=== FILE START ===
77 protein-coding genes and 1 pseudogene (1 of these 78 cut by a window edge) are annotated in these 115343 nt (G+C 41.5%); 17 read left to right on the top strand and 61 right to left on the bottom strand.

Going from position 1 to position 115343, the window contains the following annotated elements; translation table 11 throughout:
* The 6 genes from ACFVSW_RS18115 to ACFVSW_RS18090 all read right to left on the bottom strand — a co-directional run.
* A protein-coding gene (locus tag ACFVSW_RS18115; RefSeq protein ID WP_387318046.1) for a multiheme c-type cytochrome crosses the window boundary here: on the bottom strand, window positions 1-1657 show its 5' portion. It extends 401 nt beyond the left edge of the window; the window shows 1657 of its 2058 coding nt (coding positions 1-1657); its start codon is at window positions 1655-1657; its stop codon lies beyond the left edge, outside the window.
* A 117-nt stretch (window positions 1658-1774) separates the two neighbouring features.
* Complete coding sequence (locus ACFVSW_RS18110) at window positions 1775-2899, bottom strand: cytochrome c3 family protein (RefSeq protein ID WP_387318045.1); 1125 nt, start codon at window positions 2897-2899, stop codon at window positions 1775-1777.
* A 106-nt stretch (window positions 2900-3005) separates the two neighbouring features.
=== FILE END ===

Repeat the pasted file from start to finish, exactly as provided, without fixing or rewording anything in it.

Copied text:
77 protein-coding genes and 1 pseudogene (1 of these 78 cut by a window edge) are annotated in these 115343 nt (G+C 41.5%); 17 read left to right on the top strand and 61 right to left on the bottom strand.

Going from position 1 to position 115343, the window contains the following annotated elements; translation table 11 throughout:
* The 6 genes from ACFVSW_RS18115 to ACFVSW_RS18090 all read right to left on the bottom strand — a co-directional run.
* A protein-coding gene (locus tag ACFVSW_RS18115; RefSeq protein ID WP_387318046.1) for a multiheme c-type cytochrome crosses the window boundary here: on the bottom strand, window positions 1-1657 show its 5' portion. It extends 401 nt beyond the left edge of the window; the window shows 1657 of its 2058 coding nt (coding positions 1-1657); its start codon is at window positions 1655-1657; its stop codon lies beyond the left edge, outside the window.
* A 117-nt stretch (window positions 1658-1774) separates the two neighbouring features.
* Complete coding sequence (locus ACFVSW_RS18110) at window positions 1775-2899, bottom strand: cytochrome c3 family protein (RefSeq protein ID WP_387318045.1); 1125 nt, start codon at window positions 2897-2899, stop codon at window positions 1775-1777.
* A 106-nt stretch (window positions 2900-3005) separates the two neighbouring features.